Key English test reserved for the few
Exam that is required to work at many foreign firms can only be taken by college students, angering self-learners
New rules covering the mainland's national English test may prevent those studying the language on their own getting university places - and jobs at international firms - from 2007.
The Education Ministry's new regulation on the College English Test (CET) was unveiled by the Beijing Education Department's Examination Institute on Wednesday.
A CET level 4 qualification is essential for a bachelor's degree, as well as admission to masters' programmes.
Many international companies also require it for employees. Besides, new graduates from outside the capital wanting to become Beijing residents must have passed the test, introduced in 1987.
Citing the ministry's regulations, the institute said the CET level 4 and level 6 tests would be limited to applicants enrolled at universities, locking out of the system past graduates and those learning on their own.
Many such independent learners reacted strongly to the announcement, posting criticisms in internet chat rooms.
One writer blamed the move for worsening inequality in the education system.
'The rejection of 'social candidates' will pain the hearts of many young people ... I had thought that I could use my own ability in self-learning to pursue the qualification. But now I have only anger and dismay,' said one writer.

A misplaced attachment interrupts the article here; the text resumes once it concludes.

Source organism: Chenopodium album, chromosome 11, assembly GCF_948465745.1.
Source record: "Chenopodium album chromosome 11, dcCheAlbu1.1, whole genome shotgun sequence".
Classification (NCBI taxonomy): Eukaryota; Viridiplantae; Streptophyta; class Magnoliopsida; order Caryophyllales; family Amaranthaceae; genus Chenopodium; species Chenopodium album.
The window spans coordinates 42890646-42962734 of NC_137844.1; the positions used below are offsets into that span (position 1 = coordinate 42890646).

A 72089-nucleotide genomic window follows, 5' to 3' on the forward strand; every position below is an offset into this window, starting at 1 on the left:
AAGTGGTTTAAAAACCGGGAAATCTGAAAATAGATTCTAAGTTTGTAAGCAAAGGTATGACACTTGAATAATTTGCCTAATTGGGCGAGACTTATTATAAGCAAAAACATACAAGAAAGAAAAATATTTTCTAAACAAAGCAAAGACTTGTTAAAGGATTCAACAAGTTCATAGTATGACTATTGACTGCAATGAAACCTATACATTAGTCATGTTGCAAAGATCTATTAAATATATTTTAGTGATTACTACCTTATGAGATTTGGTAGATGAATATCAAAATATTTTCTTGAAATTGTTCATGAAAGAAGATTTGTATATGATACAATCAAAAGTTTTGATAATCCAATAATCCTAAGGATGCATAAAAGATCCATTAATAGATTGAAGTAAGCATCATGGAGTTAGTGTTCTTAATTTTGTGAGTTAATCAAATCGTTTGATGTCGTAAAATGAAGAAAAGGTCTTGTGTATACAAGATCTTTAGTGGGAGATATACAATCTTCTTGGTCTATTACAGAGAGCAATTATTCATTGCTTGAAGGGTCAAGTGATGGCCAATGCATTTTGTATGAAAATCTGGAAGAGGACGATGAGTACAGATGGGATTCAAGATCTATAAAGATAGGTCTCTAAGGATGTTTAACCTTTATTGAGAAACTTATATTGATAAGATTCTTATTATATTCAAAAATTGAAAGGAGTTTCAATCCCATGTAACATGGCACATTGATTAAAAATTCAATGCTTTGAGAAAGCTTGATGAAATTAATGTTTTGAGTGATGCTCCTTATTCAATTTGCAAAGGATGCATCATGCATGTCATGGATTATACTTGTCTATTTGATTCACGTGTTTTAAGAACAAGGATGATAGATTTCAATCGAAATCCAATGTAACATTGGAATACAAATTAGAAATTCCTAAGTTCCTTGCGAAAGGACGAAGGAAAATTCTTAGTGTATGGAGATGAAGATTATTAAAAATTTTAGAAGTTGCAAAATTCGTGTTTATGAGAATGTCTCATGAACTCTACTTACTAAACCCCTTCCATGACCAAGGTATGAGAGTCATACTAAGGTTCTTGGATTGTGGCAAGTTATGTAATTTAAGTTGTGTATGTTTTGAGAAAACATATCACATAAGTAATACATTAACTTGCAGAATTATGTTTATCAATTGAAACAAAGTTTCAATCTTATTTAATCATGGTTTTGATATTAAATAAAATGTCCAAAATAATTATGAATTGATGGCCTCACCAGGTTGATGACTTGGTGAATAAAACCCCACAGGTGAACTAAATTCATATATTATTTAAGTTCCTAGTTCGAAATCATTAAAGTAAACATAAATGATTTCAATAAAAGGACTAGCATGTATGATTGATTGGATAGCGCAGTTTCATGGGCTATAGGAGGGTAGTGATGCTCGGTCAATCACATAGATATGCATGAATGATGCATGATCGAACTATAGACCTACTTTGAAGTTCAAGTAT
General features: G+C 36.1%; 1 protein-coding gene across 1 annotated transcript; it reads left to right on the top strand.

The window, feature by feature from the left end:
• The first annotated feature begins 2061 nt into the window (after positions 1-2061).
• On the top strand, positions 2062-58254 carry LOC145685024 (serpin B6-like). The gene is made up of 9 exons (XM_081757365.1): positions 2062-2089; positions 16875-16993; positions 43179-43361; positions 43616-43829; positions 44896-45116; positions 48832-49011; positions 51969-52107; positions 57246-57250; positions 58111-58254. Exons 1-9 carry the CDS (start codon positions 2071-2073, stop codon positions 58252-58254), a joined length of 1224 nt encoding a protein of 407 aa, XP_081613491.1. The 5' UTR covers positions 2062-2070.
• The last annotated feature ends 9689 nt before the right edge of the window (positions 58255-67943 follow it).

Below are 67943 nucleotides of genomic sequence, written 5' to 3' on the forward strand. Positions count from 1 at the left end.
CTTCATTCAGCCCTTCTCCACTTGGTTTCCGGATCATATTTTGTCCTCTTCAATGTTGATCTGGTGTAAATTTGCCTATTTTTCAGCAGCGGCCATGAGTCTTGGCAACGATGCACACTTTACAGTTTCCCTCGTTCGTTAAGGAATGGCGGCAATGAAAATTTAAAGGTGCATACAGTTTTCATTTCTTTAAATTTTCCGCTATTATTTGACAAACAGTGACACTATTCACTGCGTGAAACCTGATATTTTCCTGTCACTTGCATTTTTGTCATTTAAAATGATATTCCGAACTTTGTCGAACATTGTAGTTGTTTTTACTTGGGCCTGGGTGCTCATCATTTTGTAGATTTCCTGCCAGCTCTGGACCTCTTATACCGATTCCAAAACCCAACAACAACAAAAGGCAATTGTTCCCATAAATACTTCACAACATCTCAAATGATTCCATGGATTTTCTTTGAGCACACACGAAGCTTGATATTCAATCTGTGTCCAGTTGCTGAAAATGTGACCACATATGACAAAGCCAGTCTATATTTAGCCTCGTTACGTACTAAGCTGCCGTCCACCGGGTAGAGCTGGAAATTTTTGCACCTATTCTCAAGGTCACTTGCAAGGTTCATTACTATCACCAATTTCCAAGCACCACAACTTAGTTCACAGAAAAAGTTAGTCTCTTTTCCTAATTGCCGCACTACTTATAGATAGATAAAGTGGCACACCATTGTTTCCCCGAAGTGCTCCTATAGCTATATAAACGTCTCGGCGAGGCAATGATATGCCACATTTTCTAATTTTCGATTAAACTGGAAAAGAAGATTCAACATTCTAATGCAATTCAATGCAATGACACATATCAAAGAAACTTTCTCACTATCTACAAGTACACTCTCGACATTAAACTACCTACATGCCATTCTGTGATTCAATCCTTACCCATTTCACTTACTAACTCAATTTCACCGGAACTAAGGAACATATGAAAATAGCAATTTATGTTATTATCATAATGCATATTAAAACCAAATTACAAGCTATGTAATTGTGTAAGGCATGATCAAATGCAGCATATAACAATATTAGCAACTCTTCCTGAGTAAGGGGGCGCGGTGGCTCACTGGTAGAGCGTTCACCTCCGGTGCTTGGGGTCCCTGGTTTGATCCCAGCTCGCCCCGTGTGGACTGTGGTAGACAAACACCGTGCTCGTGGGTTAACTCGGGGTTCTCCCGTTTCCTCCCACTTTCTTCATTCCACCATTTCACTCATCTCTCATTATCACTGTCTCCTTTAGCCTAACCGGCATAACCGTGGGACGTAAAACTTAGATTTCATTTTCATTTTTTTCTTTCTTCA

Xia Xueluan , a sociology professor at Peking University, said the former CET system had many shortcomings and badly needed reform.
'There were cheaters who stole and sold test questions before the examination, and those who took the test for others ... we couldn't stop them,' Professor Xia said. 'And it was a really bad idea to connect CET results to college graduation.'
But he said the proposed changes needed further consideration.
'It is good to have a test as criteria for people's English level. With CET grades, professors and employees will be able to choose a suitable range for respective fields and needs,' he said.
'But people off campus should not be excluded.
'It is a commonly-agreed-upon criterion for English, and people who want to take the test should have the right to take it.'
Several top universities in Beijing responded to the announcement by saying they were prepared to change some requirements for students applying for masters' programmes.
But they would wait for the education authorities to release additional details before making a decision.
Prominent training specialist Wang Changxi told sina.com that if long-standing university graduates could not take the CET test, they could demonstrate their English proficiency by taking other exams, such as the test of English as a Foreign Language.